The ground inside the Deep Storage vault threatened to swallow up Judd’s boots if he stayed in one place for too long. So, despite himself, he strode headlong into the cavern until he walked alongside his oldest friend.

“Hey man, I really appreciate you being here,” Ricky said. “I know this isn’t usually your thing.”

Judd’s breath crystallized in front of him. He glanced down at Ricky. In some ways, he’d changed over the years: the edges of his face had gone soft; wrinkles etched themselves under his eyes. But in just as many ways, he hadn’t. His hair was still shoulder-length and unkempt. His schemes were still larger than life. And he still caught friends like other people caught diseases. He was, as Judd often had to remind himself, a useful man to know.

“Thanks,” was all he could manage.

“Hey, when this is over, maybe you’ll come out with us once in a while?”

“No.” Judd shook his head. The cold seeped through his jacket and the rest of his gear. It was like being on another planet. “No. I shouldn’t be mixed up in this kind of thing.”

“Really? I could’ve swore you were having fun back there.”

“This is your world, Ricky,” said Judd. “I’m just trying to get back to my own.”

Ricky only nodded. “Do you feel anything yet?”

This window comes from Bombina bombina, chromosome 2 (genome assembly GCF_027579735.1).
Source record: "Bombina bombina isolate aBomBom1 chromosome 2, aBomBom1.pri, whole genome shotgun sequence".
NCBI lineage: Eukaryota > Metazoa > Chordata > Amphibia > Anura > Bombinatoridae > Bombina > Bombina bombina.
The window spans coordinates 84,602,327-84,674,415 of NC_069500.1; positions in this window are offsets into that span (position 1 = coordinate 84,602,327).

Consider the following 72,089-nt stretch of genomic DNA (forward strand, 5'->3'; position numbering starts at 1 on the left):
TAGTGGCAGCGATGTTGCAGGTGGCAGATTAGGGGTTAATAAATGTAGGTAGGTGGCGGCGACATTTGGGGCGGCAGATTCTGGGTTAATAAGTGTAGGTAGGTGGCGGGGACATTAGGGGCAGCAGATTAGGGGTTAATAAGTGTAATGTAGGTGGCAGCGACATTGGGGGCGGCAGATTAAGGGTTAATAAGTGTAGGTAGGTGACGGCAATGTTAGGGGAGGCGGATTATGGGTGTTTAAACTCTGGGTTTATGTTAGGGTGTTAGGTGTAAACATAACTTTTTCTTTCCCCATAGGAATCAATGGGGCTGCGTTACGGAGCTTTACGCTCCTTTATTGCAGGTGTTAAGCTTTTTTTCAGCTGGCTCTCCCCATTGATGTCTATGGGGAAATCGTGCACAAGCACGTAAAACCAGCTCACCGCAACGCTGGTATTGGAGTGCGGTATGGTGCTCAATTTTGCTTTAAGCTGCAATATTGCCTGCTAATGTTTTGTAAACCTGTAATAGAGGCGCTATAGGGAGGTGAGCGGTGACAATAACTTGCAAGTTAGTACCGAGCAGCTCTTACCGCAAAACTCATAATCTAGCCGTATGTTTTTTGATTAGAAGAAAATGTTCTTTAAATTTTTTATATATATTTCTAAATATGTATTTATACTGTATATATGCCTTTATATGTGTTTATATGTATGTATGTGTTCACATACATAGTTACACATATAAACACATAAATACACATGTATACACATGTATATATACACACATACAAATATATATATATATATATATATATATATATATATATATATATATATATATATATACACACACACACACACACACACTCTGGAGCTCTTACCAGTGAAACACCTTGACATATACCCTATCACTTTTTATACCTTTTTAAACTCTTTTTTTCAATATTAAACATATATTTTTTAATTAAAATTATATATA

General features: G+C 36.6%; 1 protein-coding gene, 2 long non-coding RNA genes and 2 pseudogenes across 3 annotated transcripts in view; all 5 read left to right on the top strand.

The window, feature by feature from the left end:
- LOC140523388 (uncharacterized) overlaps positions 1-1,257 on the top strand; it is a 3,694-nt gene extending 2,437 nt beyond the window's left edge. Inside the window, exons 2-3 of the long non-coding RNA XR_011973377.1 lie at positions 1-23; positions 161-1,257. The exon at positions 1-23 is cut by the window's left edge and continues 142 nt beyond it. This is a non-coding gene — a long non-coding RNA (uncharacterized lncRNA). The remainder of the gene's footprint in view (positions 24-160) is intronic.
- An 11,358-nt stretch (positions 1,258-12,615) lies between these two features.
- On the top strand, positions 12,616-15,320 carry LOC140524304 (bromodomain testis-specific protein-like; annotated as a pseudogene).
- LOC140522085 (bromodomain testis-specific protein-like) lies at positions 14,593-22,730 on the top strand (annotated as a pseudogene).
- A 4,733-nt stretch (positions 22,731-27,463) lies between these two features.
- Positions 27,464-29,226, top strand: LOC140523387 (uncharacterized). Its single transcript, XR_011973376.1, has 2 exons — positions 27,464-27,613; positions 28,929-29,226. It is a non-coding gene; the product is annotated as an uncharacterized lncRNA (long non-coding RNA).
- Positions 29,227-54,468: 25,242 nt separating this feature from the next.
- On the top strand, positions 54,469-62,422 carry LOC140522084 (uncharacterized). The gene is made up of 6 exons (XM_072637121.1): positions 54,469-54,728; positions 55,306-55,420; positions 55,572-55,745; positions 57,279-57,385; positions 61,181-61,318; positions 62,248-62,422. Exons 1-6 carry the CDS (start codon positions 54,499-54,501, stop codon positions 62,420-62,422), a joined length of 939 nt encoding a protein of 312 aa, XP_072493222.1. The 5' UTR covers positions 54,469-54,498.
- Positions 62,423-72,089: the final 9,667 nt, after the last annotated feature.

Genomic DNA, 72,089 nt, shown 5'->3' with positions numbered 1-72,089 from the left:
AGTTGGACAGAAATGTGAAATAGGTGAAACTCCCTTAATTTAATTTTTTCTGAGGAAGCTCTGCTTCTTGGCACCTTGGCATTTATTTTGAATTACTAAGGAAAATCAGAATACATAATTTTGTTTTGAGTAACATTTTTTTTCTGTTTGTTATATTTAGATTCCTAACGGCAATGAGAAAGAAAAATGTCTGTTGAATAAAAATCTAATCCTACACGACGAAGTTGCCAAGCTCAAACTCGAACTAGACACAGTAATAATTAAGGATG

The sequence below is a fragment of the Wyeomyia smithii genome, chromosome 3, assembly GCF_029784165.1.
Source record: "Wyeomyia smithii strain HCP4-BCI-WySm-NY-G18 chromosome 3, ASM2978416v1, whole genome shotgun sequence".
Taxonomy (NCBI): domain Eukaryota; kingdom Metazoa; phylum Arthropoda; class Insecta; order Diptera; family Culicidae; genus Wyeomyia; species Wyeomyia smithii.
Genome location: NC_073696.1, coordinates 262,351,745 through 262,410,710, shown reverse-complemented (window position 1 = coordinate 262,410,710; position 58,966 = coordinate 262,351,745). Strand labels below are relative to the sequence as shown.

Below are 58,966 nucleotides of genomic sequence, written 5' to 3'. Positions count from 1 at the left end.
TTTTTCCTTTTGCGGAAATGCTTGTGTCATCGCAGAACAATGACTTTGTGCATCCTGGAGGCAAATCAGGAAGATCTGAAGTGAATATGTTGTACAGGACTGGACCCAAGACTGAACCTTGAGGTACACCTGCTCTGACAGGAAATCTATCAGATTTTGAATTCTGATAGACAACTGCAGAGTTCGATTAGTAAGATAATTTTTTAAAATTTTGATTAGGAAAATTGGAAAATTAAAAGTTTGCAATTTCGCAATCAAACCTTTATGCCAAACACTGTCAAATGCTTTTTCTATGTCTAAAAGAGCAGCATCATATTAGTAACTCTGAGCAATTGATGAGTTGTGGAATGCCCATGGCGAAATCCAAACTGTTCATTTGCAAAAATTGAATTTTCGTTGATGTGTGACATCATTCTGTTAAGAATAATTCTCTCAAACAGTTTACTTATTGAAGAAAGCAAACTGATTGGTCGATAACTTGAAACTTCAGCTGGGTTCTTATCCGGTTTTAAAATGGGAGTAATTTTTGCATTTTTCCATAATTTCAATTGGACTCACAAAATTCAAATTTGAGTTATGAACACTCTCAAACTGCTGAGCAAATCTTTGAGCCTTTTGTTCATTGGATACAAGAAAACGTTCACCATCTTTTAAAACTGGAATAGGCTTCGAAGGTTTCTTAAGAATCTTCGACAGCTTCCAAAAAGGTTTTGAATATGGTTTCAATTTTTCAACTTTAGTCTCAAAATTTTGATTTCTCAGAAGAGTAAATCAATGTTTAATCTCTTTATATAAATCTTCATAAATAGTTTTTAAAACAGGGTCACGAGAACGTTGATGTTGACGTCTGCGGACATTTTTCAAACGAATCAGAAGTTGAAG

“Have you tried thinking about her?” Ricky suggested. “Or any of that stuff the doc said.”

The doc. Judd squeezed his eyes shut and tried to remember. Doc had sat down with him on multiple occasions to coach him for this moment.

Of all the operatives, Doc was the most secretive. He knew Ricky, somehow, or at least Ricky knew him, and that was all Judd got to know. He introduced himself as ‘Doc’ only, and Judd never pressed for a more specific name. Judd suspected none of them were privy to that information.

What was clear was that the doc was an expert in bioengineering. Doc chatted about the subject in the same way other people might chat about the weather or some other mindless trivia. He was also impeccably dressed save for a single outrageous bowtie. These things about the doc frightened Judd on an instinctual level.